The custard hit the fan. OC B Company 7RAR was in my face complaining. CO 7RAR was having words with Wingy. Tension in the Messes' was high. B Company was in the proverbial S**T and a sacrificial lamb was required. Lt Col J A Warr wanted to see me. Ah! Ah! this was not good news. As I had become accustomed to, I went, I guessed it might not be for tea and scones. However in all our encounters I had never known John Warr to raise his voice, much less lose his temper, therefore no real need to worry. How wrong can you be?

No, he didn't lose his temper, nor did he raise his voice but without so much as expletive he gave me a dressing down worth publishing for posterity which included among other things a court-martial of forty B Company men including myself. Finally, with a degree of menace he CO of 5RAR Lt. Col John Warrsettled for Reading the Riot Act and ordered me to place the miscreant under close arrest (he didn't say how or for how long). I attempted to explain that there was no facility for close arrest and that I had intended as a punishment to order the so-called miscreant to refurbish the CP by himself. The latter idea was the only concrete contribution that I managed to insert into the interview.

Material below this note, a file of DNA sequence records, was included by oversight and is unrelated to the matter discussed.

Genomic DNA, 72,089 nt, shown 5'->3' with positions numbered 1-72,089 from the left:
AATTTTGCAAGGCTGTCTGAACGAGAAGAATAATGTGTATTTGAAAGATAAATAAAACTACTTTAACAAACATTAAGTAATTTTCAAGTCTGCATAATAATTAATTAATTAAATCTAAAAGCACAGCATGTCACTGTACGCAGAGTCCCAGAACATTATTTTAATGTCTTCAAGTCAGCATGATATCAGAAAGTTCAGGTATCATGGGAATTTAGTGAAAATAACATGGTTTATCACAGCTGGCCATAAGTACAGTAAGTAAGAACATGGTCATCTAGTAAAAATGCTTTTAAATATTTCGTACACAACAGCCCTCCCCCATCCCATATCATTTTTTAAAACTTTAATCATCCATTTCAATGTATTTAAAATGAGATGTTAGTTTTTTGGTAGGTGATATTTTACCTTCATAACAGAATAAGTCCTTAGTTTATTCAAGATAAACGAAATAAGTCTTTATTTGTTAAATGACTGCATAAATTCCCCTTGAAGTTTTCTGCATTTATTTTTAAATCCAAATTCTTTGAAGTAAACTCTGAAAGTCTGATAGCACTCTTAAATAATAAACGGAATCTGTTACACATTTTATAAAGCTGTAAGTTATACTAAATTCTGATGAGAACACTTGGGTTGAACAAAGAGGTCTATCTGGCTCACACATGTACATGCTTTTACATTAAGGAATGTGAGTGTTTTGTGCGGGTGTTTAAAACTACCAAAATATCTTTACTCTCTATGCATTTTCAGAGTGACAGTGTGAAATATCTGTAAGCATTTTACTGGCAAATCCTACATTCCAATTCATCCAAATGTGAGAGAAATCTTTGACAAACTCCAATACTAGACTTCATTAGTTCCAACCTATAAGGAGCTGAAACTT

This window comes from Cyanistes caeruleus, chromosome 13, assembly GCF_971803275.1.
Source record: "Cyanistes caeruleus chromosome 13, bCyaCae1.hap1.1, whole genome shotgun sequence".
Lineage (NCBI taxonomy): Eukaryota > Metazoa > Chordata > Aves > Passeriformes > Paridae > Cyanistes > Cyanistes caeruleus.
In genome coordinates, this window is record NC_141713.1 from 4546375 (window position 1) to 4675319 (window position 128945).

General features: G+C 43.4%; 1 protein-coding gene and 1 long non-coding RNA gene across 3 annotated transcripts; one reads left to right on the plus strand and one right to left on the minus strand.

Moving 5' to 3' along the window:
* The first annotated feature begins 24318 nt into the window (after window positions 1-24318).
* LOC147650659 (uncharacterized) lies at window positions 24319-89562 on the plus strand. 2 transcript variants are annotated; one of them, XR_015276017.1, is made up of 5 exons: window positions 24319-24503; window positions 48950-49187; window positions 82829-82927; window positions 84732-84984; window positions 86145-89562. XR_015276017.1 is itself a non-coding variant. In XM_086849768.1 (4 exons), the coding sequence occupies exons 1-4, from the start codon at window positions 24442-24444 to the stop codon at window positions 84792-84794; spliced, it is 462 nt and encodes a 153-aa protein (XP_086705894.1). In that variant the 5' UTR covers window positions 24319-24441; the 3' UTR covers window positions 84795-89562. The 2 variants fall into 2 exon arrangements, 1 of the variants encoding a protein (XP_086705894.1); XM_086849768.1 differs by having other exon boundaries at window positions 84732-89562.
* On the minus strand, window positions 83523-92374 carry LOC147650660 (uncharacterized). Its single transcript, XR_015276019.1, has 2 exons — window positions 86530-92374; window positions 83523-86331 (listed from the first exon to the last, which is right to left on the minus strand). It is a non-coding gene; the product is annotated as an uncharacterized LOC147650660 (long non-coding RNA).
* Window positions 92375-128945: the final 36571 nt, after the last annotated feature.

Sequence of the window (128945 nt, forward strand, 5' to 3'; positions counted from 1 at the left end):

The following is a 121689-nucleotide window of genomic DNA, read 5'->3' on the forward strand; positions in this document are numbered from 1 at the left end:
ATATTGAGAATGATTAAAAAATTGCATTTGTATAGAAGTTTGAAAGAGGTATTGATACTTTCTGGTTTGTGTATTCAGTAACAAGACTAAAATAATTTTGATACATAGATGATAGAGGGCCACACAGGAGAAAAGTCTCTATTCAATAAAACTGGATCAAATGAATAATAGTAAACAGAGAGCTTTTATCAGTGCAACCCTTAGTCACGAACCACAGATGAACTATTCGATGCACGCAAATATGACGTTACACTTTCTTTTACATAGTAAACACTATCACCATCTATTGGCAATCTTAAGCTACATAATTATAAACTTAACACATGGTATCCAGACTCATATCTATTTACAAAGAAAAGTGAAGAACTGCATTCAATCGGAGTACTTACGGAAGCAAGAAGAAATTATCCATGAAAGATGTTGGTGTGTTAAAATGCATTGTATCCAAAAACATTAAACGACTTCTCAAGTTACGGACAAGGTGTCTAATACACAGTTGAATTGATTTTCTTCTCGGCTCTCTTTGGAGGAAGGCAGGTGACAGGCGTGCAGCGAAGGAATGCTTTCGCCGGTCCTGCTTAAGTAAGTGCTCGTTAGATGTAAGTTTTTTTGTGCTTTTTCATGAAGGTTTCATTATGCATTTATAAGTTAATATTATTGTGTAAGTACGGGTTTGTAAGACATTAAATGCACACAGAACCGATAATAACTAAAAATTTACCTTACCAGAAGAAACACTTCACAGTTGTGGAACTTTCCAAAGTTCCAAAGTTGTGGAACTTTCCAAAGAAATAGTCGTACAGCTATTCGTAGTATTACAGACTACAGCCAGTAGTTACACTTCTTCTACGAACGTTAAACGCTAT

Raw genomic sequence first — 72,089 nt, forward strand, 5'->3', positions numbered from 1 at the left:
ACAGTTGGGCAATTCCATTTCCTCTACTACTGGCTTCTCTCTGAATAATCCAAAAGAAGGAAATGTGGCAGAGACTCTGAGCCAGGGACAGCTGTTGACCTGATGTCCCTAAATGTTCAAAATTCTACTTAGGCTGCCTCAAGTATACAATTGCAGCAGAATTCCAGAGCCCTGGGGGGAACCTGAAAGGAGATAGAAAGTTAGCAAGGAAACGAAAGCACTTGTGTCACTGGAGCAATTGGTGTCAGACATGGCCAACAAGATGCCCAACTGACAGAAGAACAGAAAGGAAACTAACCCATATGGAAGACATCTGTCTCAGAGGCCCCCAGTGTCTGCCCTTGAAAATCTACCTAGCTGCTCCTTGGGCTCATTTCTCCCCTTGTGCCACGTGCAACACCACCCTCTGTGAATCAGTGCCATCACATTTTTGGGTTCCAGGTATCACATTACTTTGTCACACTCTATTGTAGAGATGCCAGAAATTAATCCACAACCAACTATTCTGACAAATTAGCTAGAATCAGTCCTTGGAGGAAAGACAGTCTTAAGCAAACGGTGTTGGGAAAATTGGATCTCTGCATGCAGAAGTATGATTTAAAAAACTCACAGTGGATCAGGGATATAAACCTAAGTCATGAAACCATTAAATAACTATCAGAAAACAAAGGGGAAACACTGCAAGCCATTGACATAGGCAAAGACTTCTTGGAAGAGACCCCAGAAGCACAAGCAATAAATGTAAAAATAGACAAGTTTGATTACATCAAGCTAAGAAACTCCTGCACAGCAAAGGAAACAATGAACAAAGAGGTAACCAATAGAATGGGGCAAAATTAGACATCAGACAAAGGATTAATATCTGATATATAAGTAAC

And that is how a B Company veteran, who shall remain nameless but whom I am sure will recognize himself, came to be locked behind a barbed wire enclosure and chained to a tree until the day we boarded HMAS Sydney and sailed for home. I may be wrong but I can't recall that the charge against the miscreant was ever heard.

Every night for the next few years I used to thank the Lord for giving 5RAR John Arnold Warr as Commanding Officer, the most compassionate and caring man I ever met.